The federal investigation is being conducted, partly, by prosecutors and F.B.I. agents in Boston, according to two people briefed on the matter. The authorities have interviewed at least two witnesses, according to the two people.

In a statement, WADA said it was “disappointed to learn that the U.S. Department of Justice is now investigating” the positive tests, adding that it “has not received any contact or request from U.S. law enforcement.”

Similar to its posture since April when it was first forced to publicly defend its decision not to discipline the swimmers, WADA said it had done nothing wrong and that its decision was supported by scientific and legal experts.

The escalation in the case represents perhaps the most significant investigation into a doping offense since the United States passed legislation known as the Rodchenkov Act in 2020, criminalizing doping in elite-level international sporting events wherever they take place. The investigation would be the first time U.S. authorities have focused on an international sports body under the act. WADA has been a critic of the new law since it was first proposed, arguing that criminalizing doping in one country would compromise WADA’s efforts to maintain one set of rules for sports everywhere.

In its statement, WADA raised questions about the United States involvement in investigating a matter that occurred beyond its borders.

“The public reports about this investigation validate the concerns expressed broadly by the international community about the passage of the Rodchenkov Act, under which the United States purports to exercise extraterritorial criminal jurisdiction over participants in the global antidoping system,” the statement said.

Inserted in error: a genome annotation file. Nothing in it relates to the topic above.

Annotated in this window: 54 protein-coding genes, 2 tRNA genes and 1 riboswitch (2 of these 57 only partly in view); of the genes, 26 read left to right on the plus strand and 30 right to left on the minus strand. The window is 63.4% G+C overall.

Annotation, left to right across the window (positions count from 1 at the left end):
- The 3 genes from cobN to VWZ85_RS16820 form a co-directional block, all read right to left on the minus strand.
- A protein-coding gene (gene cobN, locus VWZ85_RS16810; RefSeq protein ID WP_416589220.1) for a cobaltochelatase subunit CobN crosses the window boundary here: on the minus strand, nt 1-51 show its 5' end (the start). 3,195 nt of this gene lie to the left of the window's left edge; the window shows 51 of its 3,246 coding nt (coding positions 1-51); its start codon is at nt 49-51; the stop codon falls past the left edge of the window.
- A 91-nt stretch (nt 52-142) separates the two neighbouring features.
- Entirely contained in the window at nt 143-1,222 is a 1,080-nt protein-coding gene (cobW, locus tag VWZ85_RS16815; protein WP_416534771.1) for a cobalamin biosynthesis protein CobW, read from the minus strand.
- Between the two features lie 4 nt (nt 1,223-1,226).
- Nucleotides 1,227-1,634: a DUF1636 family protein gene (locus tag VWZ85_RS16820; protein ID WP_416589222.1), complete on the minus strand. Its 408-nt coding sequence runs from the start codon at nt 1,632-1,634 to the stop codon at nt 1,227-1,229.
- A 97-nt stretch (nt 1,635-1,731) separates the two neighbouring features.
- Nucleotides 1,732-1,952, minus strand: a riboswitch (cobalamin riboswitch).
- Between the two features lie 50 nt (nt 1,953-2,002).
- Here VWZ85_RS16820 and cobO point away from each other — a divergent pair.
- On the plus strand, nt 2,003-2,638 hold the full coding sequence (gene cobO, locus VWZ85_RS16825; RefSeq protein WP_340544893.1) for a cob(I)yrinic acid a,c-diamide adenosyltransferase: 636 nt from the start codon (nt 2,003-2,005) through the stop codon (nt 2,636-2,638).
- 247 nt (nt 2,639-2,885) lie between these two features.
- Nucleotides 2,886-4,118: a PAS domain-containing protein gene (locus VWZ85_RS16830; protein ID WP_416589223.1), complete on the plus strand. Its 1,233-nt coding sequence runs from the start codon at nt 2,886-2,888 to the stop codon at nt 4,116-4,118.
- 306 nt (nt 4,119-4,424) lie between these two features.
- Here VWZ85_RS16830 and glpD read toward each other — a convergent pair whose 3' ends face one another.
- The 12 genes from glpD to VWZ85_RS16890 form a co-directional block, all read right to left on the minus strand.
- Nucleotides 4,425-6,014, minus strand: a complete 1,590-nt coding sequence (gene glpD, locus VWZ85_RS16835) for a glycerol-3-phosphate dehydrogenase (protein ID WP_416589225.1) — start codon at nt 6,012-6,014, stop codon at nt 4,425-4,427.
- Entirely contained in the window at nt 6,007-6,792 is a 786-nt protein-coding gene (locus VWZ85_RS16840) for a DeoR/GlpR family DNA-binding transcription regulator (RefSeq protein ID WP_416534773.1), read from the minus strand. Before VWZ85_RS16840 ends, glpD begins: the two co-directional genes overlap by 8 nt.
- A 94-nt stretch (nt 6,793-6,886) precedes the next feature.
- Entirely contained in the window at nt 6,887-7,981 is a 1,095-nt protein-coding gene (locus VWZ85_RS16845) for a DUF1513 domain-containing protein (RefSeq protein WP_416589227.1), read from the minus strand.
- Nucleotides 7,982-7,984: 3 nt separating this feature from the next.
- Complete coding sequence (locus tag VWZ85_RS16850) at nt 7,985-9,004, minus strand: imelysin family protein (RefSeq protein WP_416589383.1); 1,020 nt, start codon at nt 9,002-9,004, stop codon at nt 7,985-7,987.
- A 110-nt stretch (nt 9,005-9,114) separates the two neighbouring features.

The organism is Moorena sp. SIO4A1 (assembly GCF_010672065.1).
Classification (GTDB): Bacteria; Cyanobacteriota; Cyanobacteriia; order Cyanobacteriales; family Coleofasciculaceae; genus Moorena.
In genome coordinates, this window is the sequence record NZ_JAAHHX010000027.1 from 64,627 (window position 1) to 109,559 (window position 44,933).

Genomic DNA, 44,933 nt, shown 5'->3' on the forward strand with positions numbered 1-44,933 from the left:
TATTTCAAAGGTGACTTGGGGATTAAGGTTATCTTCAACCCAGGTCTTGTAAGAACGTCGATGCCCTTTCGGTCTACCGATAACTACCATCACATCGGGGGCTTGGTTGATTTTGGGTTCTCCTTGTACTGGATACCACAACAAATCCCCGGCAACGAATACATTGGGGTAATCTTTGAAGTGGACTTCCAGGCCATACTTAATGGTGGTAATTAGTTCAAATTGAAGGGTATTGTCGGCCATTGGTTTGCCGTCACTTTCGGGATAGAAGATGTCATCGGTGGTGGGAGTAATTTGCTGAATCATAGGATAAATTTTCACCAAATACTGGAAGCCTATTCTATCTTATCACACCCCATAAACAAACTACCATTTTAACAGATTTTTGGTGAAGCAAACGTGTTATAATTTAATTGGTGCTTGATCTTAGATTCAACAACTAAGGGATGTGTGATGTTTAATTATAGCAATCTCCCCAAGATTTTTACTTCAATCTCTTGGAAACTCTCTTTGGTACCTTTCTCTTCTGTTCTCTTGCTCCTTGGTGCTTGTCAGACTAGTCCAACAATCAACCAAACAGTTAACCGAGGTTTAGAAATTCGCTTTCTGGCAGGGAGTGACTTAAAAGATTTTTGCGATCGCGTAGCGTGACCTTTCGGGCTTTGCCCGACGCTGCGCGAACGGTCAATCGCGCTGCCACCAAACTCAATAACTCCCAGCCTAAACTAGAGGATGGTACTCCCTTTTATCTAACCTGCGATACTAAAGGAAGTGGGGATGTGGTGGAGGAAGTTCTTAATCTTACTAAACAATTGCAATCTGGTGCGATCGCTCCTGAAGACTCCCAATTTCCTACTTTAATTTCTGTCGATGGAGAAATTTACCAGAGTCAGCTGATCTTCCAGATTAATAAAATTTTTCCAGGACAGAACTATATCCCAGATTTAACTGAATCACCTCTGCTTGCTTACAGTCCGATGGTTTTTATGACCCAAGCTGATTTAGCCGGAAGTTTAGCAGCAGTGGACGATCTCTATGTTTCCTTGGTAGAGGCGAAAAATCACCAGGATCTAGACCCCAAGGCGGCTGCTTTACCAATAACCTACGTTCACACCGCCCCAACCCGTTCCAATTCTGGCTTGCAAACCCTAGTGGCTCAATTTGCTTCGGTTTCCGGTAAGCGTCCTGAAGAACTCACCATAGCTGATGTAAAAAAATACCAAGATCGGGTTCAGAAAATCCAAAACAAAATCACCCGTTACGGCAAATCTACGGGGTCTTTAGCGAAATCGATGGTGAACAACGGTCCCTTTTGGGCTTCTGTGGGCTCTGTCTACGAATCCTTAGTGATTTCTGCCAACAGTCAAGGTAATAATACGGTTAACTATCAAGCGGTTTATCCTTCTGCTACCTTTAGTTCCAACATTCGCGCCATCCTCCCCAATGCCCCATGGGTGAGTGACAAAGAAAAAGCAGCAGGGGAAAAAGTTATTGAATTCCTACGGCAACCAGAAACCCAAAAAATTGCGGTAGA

At the heart of the issue in the swimming case is the fact that the World Anti-Doping Agency agreed with China’s contention that the positive tests for the banned substance — a prescription heart medication — were the result of a “mass contamination event.” But some other antidoping experts and authorities found the claim highly dubious and charged that the lack of punishments and public identification of the athletes suggested a massive coverup.

In response, Congress in May called on the F.B.I. to open an investigation and congressional committees began their own investigations, including holding a hearing last week where Michael Phelps, the most decorated swimmer in Olympic history, testified about the need for accountability.

Antidoping officials at WADA have scrambled to protect the organization’s reputation and defended its handling of the case since news of the 23 cases was first made public. They have held numerous meetings with concerned groups, including hundreds of athletes and national antidoping bodies. Those efforts have failed to allay many of the concerns, and WADA is yet to publish any of the information it relied on to make its original decision.

A report from an independent prosecutor hired by WADA to investigate its decision making is set to be released before the Olympics. Even that might not be enough to stem the controversy before the start of the Games amid concerns over the independence of the Swiss official hired for the job.

Officials at World Swimming were keen to stress that they were asked to provide information as witnesses and were not being heard as targets of the federal investigation. WADA declined to comment.

The stakes and timing of an American investigation are particularly high given the country’s relationship with the International Olympic Committee. Los Angeles will host the next Summer Olympics after Paris, in 2028, while Salt Lake City was given preferred bidder status by the I.O.C. in bidding for the 2034 Winter Games.